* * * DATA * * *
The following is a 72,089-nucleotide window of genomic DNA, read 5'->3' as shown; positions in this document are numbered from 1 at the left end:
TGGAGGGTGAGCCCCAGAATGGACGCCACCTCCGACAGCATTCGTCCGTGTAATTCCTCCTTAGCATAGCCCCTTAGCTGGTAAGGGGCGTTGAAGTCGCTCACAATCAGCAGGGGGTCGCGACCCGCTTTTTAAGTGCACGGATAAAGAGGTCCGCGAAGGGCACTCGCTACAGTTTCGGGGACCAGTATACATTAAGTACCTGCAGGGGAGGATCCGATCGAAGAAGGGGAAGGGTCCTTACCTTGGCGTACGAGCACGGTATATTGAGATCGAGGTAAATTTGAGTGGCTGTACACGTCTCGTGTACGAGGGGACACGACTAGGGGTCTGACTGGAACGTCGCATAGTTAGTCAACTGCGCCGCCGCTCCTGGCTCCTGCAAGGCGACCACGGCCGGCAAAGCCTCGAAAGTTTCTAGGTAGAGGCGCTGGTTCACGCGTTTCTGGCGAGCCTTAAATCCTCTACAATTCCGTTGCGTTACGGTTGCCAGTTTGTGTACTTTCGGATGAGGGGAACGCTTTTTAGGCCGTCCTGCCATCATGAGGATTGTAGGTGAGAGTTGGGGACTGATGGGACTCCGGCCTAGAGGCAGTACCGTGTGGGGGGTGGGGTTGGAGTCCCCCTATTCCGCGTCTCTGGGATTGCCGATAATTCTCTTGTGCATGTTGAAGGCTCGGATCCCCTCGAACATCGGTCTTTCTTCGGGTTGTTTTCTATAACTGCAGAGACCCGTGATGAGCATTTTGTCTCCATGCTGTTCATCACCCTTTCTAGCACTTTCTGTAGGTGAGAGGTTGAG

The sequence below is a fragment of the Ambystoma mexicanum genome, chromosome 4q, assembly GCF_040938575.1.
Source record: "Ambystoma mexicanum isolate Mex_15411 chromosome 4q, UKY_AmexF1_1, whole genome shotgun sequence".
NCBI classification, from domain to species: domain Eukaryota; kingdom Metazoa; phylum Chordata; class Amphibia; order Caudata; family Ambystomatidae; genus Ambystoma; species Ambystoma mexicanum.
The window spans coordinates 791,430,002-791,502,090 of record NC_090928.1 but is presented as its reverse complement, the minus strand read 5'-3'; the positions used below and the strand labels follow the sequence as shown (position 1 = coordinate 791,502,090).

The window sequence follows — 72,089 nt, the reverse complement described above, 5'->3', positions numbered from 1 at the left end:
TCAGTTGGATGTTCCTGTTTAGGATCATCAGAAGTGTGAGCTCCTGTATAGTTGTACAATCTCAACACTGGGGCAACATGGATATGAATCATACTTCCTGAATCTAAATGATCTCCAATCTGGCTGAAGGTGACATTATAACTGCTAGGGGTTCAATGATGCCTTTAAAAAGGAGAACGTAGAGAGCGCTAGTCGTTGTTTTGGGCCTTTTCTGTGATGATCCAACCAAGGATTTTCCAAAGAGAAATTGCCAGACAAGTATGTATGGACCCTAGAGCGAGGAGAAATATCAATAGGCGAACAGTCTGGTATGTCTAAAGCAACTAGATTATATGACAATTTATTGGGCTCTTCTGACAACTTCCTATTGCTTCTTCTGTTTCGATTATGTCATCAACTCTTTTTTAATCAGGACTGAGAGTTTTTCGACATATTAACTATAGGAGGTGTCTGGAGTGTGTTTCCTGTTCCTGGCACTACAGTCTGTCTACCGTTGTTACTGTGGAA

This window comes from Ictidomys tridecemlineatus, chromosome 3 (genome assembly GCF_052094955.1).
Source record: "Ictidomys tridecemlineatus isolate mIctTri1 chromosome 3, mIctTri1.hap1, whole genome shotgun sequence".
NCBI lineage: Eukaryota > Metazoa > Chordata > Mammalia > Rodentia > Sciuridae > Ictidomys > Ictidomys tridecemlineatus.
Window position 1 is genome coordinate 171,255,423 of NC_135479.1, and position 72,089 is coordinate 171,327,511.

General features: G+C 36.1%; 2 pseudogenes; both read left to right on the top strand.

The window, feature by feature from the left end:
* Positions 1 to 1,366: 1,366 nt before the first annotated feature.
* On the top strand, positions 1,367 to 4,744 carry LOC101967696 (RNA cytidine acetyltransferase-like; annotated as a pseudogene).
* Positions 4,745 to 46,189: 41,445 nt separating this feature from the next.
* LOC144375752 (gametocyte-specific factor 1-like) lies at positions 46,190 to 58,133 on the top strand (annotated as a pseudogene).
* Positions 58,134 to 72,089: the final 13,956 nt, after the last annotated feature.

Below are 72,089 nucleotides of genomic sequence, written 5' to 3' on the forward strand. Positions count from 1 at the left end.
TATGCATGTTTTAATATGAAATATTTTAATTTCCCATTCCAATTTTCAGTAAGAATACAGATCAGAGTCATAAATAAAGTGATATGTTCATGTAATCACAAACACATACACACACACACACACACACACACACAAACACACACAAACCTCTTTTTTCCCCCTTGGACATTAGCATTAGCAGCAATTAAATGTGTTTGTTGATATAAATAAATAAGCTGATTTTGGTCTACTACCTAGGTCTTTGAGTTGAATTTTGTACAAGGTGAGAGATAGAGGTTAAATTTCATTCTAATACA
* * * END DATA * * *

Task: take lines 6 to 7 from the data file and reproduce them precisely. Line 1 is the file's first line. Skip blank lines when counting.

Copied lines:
The window spans coordinates 791,430,002-791,502,090 of record NC_090928.1 but is presented as its reverse complement, the minus strand read 5'-3'; the positions used below and the strand labels follow the sequence as shown (position 1 = coordinate 791,502,090).

The window sequence follows — 72,089 nt, the reverse complement described above, 5'->3', positions numbered from 1 at the left end: